Indie publishing seems like the most logical choice for me. Thinking about it, looking at my options and realistic goals, I simply have to go with my gut instinct that indie is right for me. And I’m damn excited about it.

Rejection Letters: Why Writers Shouldn’t Hate on Agents

I think I just got the World Record of rejection letters. No joke-I emailed an agent everything she required in her submissions guidelines: query + the first 5 double spaced pages. I even spelled her name right. As soon as I hit send, I got the generic “Thanks, we received your submission!” email. Fine, okay, cool. I put it in the appropriate folder and went on to my next thing. Literally, not even a full minute later, I got an email directly from the agent:

“Thank you for querying me.  Unfortunately I don’t feel I’m quite the right agent for your project. I’m regretfully going to pass.

Best of luck with this project and all your endeavors.  Due to the volume of queries and submissions I receive, I’m unable to provide a personal evaluation of your query and/or further explanation of my decision.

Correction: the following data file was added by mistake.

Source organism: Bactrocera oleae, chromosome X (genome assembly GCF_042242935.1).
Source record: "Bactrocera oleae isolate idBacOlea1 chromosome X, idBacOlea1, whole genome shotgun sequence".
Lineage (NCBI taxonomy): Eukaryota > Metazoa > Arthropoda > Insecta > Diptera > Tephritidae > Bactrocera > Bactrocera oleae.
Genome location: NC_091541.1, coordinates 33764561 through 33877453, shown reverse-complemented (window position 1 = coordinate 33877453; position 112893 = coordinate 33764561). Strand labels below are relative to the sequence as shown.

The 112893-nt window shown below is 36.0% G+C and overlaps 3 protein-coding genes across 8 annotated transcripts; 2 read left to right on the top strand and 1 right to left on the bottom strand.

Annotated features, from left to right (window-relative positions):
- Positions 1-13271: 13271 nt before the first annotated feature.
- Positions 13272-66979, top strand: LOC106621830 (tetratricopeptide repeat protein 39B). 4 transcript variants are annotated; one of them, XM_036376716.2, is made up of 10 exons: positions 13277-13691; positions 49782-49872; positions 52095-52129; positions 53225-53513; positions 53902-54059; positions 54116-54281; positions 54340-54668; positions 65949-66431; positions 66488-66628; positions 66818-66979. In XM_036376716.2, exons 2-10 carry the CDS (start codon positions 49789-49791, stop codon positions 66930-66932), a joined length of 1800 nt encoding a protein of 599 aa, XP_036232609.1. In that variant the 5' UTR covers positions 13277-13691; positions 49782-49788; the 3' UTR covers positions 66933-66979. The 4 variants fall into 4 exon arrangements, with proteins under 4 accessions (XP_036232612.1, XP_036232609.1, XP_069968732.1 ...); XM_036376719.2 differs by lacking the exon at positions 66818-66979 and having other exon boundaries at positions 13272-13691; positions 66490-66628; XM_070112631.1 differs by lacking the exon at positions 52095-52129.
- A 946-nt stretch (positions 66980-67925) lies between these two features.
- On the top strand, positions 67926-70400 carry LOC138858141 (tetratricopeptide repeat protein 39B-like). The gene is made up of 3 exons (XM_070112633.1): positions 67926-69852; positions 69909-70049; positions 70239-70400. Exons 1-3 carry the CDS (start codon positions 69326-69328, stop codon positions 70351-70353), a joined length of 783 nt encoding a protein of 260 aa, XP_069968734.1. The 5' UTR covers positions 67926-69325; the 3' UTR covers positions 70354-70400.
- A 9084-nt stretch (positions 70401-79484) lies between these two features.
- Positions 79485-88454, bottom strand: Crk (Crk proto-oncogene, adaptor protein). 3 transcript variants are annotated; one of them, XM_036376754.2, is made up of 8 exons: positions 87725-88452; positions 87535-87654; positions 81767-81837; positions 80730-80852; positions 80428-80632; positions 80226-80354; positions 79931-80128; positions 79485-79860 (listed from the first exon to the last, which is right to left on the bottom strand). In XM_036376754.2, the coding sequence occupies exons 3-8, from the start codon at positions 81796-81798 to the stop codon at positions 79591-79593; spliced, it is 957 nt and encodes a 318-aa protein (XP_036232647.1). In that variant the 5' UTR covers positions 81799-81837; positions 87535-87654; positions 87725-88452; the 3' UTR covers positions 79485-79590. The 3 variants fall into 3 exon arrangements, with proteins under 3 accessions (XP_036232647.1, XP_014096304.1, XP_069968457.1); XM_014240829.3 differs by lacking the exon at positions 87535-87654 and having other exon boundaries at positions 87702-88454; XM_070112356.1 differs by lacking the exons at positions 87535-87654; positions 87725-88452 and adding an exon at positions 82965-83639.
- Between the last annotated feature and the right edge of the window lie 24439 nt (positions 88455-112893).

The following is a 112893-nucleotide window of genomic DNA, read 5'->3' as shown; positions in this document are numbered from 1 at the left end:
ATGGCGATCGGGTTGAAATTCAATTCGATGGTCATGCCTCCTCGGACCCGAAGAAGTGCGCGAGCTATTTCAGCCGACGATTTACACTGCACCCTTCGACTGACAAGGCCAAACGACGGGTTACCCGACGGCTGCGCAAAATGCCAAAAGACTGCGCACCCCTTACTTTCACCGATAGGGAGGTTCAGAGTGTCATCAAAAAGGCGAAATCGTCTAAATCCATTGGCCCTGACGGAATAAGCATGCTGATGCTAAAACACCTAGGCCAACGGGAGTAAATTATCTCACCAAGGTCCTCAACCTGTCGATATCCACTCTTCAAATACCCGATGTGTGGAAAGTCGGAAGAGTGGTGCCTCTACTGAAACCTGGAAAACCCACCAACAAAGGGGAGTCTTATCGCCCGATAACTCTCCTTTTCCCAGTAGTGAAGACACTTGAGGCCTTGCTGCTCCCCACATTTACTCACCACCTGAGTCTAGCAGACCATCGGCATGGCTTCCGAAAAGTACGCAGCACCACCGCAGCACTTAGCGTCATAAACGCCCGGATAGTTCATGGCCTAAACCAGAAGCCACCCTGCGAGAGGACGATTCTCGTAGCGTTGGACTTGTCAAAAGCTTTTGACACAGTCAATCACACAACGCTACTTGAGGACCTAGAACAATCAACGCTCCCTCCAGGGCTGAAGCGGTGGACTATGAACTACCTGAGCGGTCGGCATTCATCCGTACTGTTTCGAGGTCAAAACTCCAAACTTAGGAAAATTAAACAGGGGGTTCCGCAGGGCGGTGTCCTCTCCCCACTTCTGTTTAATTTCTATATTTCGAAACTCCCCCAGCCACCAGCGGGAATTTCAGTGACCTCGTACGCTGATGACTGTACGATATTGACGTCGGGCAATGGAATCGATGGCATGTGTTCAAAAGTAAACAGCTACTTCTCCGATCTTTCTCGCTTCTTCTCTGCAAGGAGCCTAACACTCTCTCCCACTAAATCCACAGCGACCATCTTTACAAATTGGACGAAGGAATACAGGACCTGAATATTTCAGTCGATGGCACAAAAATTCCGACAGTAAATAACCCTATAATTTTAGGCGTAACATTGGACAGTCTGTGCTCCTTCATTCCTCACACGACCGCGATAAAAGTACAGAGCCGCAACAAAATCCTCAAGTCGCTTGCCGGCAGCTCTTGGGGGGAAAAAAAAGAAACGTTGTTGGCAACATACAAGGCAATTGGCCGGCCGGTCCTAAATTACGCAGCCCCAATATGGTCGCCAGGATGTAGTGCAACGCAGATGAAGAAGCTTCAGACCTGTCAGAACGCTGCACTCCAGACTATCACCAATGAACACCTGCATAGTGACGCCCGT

Good luck with your submissions.”

The thing is, it’s not the rejection that bothers me. I’ve gotten them before and I’m 110% sure I’ll get a bunch more in the next few months. But there’s no possible way she even read past the opening sentence of my manuscript. NO. WAY. She barely had time to read my entire (short) query.

Here’s my deal: if it seems like you didn’t read my query letter past my “Dear Agent’s Name” (and I know I got that part right), then yes, it is frustrating for me. At least make me feel like I had a 1% chance of you reading the story description! I’ve commended myself on not taking these rejections personally and I still don’t. I know agents aren’t passing my manuscript up because they don’t like me. They don’t know me. They get what they read on paper and make a split second decision. We as writers move onto the next query letter, fingers crossed and ever-hopeful.